Three weeks later, I got a letter from Craig. He knew how angry I was with him. He told me that our conversation hadn't been easy for him either, but that if he hadn't cared, he wouldn't have bothered to say anything. He was right. I'd needed that sermon. If I didn't come to terms with my problems, I would never be able to move from making excuses to making things happen.
I worked hard and got results. The second semester of my senior year, I made all A's (except for a B in physics). I finished the six classics, and others as well. I started reading newspapers and magazines. I had to move the Vogue on my nightstand to make room for Time, Harper's, and Fortune. I found that I could set goals and attain them, and I started to realize that I wasn't so different from my brothers after all.
To my utter astonishment, I discovered that for the first time, I enjoyed learning. My world seemed to open up just because I knew more about different kinds of people, ways of thinking, and ways of interpreting what I had previously assumed to be black-and-white. (If you are a shy person, joining a club and getting to know -- and actually like -- a few people whom you had originally perceived as unfriendly or uninteresting may astonish you as much as my newfound appreciation for learning astonished me.)
The summer before college, I thought about what I wanted to do with my life, but couldn't decide on a direction. I had no notion of what I wanted to major in. What to do...what to do?
I turned to Craig, a phone call away in New York City. He told me not to spend my first year of college worrying about what I wanted to do. The main priority was to learn as much as I could. College, he told me, was my golden opportunity to investigate all kinds of things -- biology, psychology, accounting, philosophy. He told me I'd become good at writing and critical-thinking techniques -- skills that would help me learn any job after graduation. And though I could continue to expand my educational horizons throughout life, college was the best opportunity to expose myself to the greatest minds and movements of our civilization.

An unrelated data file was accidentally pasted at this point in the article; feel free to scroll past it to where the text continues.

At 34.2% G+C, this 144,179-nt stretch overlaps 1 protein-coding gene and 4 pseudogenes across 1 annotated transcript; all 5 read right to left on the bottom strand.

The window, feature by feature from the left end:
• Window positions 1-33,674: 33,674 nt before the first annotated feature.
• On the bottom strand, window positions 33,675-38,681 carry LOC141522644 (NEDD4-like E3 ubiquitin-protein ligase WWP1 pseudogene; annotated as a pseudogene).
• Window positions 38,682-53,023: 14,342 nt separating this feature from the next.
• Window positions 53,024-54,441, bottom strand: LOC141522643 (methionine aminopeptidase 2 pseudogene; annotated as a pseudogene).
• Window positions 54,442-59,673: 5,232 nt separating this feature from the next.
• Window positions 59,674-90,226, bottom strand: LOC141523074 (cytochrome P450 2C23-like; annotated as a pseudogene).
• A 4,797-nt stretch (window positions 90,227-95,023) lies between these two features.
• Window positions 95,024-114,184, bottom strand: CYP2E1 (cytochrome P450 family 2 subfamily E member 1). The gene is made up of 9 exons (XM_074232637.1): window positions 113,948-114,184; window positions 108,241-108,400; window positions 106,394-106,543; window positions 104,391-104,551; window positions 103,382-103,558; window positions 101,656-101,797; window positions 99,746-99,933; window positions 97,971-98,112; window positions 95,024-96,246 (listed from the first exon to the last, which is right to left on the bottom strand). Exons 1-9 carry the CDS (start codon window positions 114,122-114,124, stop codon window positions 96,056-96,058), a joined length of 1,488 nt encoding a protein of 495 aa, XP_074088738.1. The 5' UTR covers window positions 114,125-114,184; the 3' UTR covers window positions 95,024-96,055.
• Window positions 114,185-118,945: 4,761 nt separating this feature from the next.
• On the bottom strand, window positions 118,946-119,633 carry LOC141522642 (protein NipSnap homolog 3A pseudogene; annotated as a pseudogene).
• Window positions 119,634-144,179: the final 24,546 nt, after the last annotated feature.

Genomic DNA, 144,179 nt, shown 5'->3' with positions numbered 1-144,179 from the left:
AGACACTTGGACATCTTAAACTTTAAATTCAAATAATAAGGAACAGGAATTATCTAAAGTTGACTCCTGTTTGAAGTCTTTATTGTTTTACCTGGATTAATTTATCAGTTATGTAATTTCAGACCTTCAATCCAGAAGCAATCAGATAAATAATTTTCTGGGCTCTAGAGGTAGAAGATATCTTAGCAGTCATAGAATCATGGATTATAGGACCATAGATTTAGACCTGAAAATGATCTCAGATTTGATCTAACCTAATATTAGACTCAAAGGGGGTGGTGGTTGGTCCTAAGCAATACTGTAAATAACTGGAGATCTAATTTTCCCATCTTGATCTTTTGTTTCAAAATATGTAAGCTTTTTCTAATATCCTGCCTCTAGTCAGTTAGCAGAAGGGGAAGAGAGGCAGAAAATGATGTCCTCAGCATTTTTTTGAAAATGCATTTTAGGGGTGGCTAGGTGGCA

Craig also warned me that being a scholar, though important, wouldn't be enough. (He had just graduated from Columbia as a Phi Beta Kappa, but since he hadn't gained any real-world experience in college, it took him several months to find his first job.) To maximize my options upon graduation, I would have to do three things:
- 1. Learn as much as possible from classes, books, professors, and other people
- 2. Participate in extracurricular activities
- 3. Get real-world experience by working part-time and landing summer internships
If I did these three things reasonably well, Craig assured me, I could choose from a number of career opportunities at the end of my senior year. And even if I only did two of the three full-force and one half-speed, I'd still be in good shape. Making an effort in each area and having a modest outcome were attainable goals. That way I could balance my college experience and open options for the future.
Craig advised me to look ahead and develop a plan of action for each of my four years of college. He told me that foresight -- the ability to consider the bigger picture beyond short-term challenges and intermediary goals -- is invaluable in most jobs; it distinguishes outstanding people from the rest of the pack.